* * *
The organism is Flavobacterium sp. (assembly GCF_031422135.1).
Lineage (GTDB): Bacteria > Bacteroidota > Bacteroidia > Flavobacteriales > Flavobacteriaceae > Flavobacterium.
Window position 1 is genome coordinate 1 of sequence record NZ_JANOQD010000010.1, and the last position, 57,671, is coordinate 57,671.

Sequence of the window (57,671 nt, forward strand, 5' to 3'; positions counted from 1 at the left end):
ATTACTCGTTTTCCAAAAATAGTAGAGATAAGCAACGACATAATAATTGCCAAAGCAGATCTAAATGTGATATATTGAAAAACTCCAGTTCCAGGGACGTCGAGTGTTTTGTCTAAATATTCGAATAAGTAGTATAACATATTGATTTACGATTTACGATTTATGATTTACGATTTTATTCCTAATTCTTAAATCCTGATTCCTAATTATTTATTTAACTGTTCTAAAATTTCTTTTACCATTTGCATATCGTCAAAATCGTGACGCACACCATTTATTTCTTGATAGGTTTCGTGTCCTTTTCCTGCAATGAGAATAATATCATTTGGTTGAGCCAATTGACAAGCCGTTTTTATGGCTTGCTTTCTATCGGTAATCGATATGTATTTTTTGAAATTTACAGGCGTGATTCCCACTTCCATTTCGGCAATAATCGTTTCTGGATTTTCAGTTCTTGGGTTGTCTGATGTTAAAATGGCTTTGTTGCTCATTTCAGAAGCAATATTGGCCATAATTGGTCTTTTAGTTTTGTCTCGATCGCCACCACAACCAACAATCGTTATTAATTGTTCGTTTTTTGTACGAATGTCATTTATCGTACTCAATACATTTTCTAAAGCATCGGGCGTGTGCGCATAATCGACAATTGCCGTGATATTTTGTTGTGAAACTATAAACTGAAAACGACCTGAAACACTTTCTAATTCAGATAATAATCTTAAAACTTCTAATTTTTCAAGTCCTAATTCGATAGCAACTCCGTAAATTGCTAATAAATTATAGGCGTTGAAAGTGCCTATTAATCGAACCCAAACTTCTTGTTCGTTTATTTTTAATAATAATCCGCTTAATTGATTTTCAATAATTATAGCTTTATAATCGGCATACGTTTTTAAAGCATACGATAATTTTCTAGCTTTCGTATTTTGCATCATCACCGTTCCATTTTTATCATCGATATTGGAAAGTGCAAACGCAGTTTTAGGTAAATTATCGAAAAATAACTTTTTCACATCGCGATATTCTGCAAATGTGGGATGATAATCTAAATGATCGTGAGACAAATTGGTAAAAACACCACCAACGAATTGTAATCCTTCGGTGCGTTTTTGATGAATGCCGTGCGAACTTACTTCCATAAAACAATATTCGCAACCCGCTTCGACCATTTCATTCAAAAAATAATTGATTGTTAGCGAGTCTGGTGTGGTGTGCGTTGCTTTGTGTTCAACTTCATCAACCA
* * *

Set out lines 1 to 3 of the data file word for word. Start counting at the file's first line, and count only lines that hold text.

The organism is Flavobacterium sp. (assembly GCF_031422135.1).
Lineage (GTDB): Bacteria > Bacteroidota > Bacteroidia > Flavobacteriales > Flavobacteriaceae > Flavobacterium.
Window position 1 is genome coordinate 1 of sequence record NZ_JANOQD010000010.1, and the last position, 57,671, is coordinate 57,671.